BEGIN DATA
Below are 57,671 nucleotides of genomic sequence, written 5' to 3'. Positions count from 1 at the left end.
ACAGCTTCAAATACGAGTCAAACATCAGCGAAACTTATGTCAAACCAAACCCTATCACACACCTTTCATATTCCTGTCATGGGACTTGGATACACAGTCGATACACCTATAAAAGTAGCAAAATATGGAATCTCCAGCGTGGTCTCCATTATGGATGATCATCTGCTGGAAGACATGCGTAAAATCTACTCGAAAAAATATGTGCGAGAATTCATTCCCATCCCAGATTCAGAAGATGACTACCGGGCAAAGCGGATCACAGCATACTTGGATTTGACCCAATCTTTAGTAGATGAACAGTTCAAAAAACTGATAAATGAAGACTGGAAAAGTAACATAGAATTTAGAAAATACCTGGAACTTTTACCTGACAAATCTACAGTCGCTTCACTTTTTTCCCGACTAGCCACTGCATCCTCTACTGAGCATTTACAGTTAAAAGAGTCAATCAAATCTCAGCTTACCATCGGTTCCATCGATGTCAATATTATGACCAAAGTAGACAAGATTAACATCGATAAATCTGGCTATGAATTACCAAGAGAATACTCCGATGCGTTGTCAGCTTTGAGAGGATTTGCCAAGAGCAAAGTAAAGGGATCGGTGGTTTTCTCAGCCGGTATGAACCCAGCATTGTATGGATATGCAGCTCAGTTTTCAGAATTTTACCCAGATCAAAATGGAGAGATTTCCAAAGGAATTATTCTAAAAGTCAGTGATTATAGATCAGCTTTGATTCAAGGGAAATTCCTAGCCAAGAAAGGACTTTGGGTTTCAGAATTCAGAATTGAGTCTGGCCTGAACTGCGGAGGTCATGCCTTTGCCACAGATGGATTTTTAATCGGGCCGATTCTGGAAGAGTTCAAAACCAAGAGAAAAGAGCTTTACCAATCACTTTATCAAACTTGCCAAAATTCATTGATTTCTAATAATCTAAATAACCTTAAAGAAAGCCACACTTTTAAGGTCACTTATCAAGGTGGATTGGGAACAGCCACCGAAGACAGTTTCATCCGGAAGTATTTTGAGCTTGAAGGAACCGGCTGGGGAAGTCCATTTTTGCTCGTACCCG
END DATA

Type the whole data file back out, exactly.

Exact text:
Below are 57,671 nucleotides of genomic sequence, written 5' to 3'. Positions count from 1 at the left end.
ACAGCTTCAAATACGAGTCAAACATCAGCGAAACTTATGTCAAACCAAACCCTATCACACACCTTTCATATTCCTGTCATGGGACTTGGATACACAGTCGATACACCTATAAAAGTAGCAAAATATGGAATCTCCAGCGTGGTCTCCATTATGGATGATCATCTGCTGGAAGACATGCGTAAAATCTACTCGAAAAAATATGTGCGAGAATTCATTCCCATCCCAGATTCAGAAGATGACTACCGGGCAAAGCGGATCACAGCATACTTGGATTTGACCCAATCTTTAGTAGATGAACAGTTCAAAAAACTGATAAATGAAGACTGGAAAAGTAACATAGAATTTAGAAAATACCTGGAACTTTTACCTGACAAATCTACAGTCGCTTCACTTTTTTCCCGACTAGCCACTGCATCCTCTACTGAGCATTTACAGTTAAAAGAGTCAATCAAATCTCAGCTTACCATCGGTTCCATCGATGTCAATATTATGACCAAAGTAGACAAGATTAACATCGATAAATCTGGCTATGAATTACCAAGAGAATACTCCGATGCGTTGTCAGCTTTGAGAGGATTTGCCAAGAGCAAAGTAAAGGGATCGGTGGTTTTCTCAGCCGGTATGAACCCAGCATTGTATGGATATGCAGCTCAGTTTTCAGAATTTTACCCAGATCAAAATGGAGAGATTTCCAAAGGAATTATTCTAAAAGTCAGTGATTATAGATCAGCTTTGATTCAAGGGAAATTCCTAGCCAAGAAAGGACTTTGGGTTTCAGAATTCAGAATTGAGTCTGGCCTGAACTGCGGAGGTCATGCCTTTGCCACAGATGGATTTTTAATCGGGCCGATTCTGGAAGAGTTCAAAACCAAGAGAAAAGAGCTTTACCAATCACTTTATCAAACTTGCCAAAATTCATTGATTTCTAATAATCTAAATAACCTTAAAGAAAGCCACACTTTTAAGGTCACTTATCAAGGTGGATTGGGAACAGCCACCGAAGACAGTTTCATCCGGAAGTATTTTGAGCTTGAAGGAACCGGCTGGGGAAGTCCATTTTTGCTCGTACCCG